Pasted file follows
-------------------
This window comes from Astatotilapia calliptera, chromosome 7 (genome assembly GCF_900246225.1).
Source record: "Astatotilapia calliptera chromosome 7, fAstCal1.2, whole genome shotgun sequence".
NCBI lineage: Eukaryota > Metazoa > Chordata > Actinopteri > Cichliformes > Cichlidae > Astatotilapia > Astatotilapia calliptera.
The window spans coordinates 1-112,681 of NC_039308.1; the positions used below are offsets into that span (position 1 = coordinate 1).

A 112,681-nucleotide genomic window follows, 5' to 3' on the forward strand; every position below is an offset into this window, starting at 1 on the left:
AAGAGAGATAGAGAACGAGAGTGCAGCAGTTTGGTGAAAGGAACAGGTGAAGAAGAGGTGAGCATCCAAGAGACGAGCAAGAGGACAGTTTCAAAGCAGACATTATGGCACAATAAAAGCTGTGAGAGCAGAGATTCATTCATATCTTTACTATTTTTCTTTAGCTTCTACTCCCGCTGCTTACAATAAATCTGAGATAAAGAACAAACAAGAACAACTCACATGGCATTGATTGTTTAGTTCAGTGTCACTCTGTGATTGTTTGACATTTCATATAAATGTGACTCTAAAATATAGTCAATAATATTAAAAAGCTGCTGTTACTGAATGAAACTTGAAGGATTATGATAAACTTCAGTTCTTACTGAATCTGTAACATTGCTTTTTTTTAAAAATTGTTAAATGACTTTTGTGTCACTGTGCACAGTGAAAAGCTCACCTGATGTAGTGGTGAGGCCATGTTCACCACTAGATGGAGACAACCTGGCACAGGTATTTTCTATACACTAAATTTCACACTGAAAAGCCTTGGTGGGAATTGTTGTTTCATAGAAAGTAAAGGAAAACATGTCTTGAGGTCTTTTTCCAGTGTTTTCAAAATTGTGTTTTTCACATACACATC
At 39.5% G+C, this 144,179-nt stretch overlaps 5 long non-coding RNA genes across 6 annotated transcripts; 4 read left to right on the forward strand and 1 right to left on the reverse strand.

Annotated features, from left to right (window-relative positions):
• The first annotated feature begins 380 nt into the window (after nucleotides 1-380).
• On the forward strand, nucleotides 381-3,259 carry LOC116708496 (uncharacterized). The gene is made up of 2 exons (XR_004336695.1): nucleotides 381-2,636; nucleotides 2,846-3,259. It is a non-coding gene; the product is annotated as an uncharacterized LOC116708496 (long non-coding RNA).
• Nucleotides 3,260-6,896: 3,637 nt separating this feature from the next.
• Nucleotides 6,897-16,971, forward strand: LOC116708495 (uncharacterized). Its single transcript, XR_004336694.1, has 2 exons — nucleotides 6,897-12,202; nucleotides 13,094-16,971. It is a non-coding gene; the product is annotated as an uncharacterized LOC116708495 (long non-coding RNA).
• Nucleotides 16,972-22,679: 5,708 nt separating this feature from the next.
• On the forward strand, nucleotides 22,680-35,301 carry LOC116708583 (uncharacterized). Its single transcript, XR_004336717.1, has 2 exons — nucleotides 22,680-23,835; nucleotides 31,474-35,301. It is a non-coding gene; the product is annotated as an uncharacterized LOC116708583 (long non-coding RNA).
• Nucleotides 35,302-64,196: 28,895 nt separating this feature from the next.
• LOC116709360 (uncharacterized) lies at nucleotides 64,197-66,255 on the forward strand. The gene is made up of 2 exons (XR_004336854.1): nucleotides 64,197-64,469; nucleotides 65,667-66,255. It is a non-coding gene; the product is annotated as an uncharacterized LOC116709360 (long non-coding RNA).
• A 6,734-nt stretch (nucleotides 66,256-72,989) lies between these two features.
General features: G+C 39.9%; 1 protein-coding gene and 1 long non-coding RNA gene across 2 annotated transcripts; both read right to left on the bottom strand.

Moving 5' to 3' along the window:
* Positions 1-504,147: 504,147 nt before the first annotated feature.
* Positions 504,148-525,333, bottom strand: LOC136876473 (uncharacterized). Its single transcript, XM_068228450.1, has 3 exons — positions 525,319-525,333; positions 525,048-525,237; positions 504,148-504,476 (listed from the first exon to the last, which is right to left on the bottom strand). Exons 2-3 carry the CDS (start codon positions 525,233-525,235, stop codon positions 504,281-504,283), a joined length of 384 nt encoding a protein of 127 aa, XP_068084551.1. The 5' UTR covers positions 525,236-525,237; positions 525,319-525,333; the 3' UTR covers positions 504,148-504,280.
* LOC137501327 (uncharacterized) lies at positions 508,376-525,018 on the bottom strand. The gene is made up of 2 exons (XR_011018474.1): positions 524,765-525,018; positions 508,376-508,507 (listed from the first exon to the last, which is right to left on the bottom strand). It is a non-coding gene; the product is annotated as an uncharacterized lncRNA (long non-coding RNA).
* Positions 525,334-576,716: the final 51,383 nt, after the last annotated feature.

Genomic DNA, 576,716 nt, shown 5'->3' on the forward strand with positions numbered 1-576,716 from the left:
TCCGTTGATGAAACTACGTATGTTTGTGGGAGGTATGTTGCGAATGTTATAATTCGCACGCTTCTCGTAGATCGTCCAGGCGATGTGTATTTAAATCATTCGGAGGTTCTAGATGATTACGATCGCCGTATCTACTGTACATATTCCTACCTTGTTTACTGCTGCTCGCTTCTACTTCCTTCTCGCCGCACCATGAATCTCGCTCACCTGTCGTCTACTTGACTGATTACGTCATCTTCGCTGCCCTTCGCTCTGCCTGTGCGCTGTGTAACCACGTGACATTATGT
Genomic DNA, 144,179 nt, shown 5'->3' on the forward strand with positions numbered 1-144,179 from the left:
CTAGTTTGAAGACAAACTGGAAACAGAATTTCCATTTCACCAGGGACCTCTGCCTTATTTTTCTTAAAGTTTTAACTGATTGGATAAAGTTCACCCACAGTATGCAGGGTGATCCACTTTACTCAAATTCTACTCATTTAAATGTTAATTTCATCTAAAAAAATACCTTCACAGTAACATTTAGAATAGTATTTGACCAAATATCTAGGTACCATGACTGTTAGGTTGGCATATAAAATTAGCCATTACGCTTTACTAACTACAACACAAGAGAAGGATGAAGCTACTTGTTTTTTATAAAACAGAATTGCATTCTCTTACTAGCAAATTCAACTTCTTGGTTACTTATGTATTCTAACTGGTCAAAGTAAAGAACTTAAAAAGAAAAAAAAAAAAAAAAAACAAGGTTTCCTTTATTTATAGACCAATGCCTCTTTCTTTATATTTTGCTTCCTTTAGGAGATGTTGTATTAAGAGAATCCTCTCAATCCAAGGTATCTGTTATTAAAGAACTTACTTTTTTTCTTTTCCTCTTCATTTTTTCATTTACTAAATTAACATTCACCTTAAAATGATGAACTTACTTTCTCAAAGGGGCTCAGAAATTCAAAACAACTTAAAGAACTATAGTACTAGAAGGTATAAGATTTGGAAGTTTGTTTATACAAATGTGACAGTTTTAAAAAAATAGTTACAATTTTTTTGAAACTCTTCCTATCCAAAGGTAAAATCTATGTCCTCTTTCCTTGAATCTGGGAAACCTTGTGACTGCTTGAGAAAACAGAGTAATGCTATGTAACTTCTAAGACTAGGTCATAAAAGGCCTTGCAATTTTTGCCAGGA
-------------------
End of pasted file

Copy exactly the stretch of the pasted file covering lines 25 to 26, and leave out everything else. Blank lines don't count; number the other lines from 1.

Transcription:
TCCGTTGATGAAACTACGTATGTTTGTGGGAGGTATGTTGCGAATGTTATAATTCGCACGCTTCTCGTAGATCGTCCAGGCGATGTGTATTTAAATCATTCGGAGGTTCTAGATGATTACGATCGCCGTATCTACTGTACATATTCCTACCTTGTTTACTGCTGCTCGCTTCTACTTCCTTCTCGCCGCACCATGAATCTCGCTCACCTGTCGTCTACTTGACTGATTACGTCATCTTCGCTGCCCTTCGCTCTGCCTGTGCGCTGTGTAACCACGTGACATTATGT
Genomic DNA, 144,179 nt, shown 5'->3' on the forward strand with positions numbered 1-144,179 from the left: